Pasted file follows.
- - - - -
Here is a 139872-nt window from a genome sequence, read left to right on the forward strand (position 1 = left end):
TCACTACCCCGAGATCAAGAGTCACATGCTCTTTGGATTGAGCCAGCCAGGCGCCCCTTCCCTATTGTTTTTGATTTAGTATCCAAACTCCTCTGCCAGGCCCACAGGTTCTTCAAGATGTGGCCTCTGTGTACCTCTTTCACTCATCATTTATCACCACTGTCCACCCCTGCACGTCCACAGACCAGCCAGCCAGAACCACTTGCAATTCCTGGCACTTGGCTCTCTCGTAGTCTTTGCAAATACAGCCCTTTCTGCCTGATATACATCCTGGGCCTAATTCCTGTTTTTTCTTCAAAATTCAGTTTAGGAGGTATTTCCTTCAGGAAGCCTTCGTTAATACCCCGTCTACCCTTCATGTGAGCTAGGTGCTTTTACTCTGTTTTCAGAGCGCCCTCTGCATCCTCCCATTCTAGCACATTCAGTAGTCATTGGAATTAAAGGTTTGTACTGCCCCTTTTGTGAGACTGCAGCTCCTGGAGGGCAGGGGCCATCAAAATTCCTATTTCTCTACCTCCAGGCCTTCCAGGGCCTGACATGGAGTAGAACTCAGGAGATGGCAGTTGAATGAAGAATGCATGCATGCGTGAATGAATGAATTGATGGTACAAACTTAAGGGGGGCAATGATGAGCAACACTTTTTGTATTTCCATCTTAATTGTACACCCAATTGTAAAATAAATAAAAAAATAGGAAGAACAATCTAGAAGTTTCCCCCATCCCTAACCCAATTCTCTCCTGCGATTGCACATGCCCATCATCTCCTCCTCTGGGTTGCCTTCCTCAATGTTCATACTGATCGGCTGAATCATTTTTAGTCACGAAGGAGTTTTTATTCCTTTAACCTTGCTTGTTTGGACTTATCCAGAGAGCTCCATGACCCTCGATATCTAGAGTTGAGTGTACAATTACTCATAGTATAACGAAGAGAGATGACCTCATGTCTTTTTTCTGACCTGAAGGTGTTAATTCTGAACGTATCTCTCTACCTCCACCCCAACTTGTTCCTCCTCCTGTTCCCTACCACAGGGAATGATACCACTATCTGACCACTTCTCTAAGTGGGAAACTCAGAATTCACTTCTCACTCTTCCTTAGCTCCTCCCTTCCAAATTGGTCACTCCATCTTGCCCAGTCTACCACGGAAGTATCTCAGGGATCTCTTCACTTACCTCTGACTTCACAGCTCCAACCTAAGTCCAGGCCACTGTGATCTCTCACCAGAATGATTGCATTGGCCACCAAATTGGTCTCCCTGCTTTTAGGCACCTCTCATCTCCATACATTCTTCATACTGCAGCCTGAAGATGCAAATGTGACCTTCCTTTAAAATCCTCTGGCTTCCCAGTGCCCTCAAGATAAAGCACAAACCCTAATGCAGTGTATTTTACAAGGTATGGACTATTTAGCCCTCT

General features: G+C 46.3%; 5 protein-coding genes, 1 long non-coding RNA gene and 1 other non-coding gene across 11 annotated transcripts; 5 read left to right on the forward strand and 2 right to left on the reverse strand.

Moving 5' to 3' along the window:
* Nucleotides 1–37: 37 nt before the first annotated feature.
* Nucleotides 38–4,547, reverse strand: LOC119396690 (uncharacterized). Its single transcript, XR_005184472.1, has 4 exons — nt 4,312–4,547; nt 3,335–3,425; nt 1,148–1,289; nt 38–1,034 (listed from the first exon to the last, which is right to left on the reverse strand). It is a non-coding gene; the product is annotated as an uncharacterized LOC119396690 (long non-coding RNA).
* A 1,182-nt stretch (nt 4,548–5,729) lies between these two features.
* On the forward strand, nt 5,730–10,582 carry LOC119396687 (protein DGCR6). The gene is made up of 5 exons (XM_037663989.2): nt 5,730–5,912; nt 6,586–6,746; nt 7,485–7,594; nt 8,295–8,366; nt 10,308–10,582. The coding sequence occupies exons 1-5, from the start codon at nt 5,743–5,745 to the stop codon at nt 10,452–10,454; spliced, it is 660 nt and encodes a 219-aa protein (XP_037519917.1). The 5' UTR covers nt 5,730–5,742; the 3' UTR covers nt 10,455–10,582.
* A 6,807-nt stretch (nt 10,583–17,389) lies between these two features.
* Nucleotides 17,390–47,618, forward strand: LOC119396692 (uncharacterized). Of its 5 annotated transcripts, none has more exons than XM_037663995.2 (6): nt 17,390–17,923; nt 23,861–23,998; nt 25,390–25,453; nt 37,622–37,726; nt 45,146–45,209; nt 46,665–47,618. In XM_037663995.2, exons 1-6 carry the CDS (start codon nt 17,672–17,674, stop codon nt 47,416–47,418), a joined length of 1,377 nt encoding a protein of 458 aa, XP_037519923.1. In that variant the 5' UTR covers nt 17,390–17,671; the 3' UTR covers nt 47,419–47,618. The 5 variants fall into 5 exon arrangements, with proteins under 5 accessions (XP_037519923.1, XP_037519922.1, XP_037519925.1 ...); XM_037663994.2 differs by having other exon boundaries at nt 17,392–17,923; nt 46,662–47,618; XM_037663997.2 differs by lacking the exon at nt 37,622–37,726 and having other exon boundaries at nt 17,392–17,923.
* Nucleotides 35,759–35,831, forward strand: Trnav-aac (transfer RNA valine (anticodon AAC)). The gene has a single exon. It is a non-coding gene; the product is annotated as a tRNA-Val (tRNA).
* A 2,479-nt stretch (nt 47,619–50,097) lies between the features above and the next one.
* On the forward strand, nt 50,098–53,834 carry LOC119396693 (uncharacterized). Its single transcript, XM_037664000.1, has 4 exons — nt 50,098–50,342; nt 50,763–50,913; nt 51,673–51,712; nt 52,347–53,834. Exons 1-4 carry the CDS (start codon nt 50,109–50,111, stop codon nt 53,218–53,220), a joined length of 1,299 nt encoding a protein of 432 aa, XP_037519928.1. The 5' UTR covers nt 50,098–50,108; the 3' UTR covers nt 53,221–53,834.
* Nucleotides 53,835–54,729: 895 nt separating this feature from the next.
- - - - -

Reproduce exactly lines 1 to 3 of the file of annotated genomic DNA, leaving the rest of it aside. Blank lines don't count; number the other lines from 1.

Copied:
Here is a 139872-nt window from a genome sequence, read left to right on the forward strand (position 1 = left end):
TCACTACCCCGAGATCAAGAGTCACATGCTCTTTGGATTGAGCCAGCCAGGCGCCCCTTCCCTATTGTTTTTGATTTAGTATCCAAACTCCTCTGCCAGGCCCACAGGTTCTTCAAGATGTGGCCTCTGTGTACCTCTTTCACTCATCATTTATCACCACTGTCCACCCCTGCACGTCCACAGACCAGCCAGCCAGAACCACTTGCAATTCCTGGCACTTGGCTCTCTCGTAGTCTTTGCAAATACAGCCCTTTCTGCCTGATATACATCCTGGGCCTAATTCCTGTTTTTTCTTCAAAATTCAGTTTAGGAGGTATTTCCTTCAGGAAGCCTTCGTTAATACCCCGTCTACCCTTCATGTGAGCTAGGTGCTTTTACTCTGTTTTCAGAGCGCCCTCTGCATCCTCCCATTCTAGCACATTCAGTAGTCATTGGAATTAAAGGTTTGTACTGCCCCTTTTGTGAGACTGCAGCTCCTGGAGGGCAGGGGCCATCAAAATTCCTATTTCTCTACCTCCAGGCCTTCCAGGGCCTGACATGGAGTAGAACTCAGGAGATGGCAGTTGAATGAAGAATGCATGCATGCGTGAATGAATGAATTGATGGTACAAACTTAAGGGGGGCAATGATGAGCAACACTTTTTGTATTTCCATCTTAATTGTACACCCAATTGTAAAATAAATAAAAAAATAGGAAGAACAATCTAGAAGTTTCCCCCATCCCTAACCCAATTCTCTCCTGCGATTGCACATGCCCATCATCTCCTCCTCTGGGTTGCCTTCCTCAATGTTCATACTGATCGGCTGAATCATTTTTAGTCACGAAGGAGTTTTTATTCCTTTAACCTTGCTTGTTTGGACTTATCCAGAGAGCTCCATGACCCTCGATATCTAGAGTTGAGTGTACAATTACTCATAGTATAACGAAGAGAGATGACCTCATGTCTTTTTTCTGACCTGAAGGTGTTAATTCTGAACGTATCTCTCTACCTCCACCCCAACTTGTTCCTCCTCCTGTTCCCTACCACAGGGAATGATACCACTATCTGACCACTTCTCTAAGTGGGAAACTCAGAATTCACTTCTCACTCTTCCTTAGCTCCTCCCTTCCAAATTGGTCACTCCATCTTGCCCAGTCTACCACGGAAGTATCTCAGGGATCTCTTCACTTACCTCTGACTTCACAGCTCCAACCTAAGTCCAGGCCACTGTGATCTCTCACCAGAATGATTGCATTGGCCACCAAATTGGTCTCCCTGCTTTTAGGCACCTCTCATCTCCATACATTCTTCATACTGCAGCCTGAAGATGCAAATGTGACCTTCCTTTAAAATCCTCTGGCTTCCCAGTGCCCTCAAGATAAAGCACAAACCCTAATGCAGTGTATTTTACAAGGTATGGACTATTTAGCCCTCT

General features: G+C 46.3%; 5 protein-coding genes, 1 long non-coding RNA gene and 1 other non-coding gene across 11 annotated transcripts; 5 read left to right on the forward strand and 2 right to left on the reverse strand.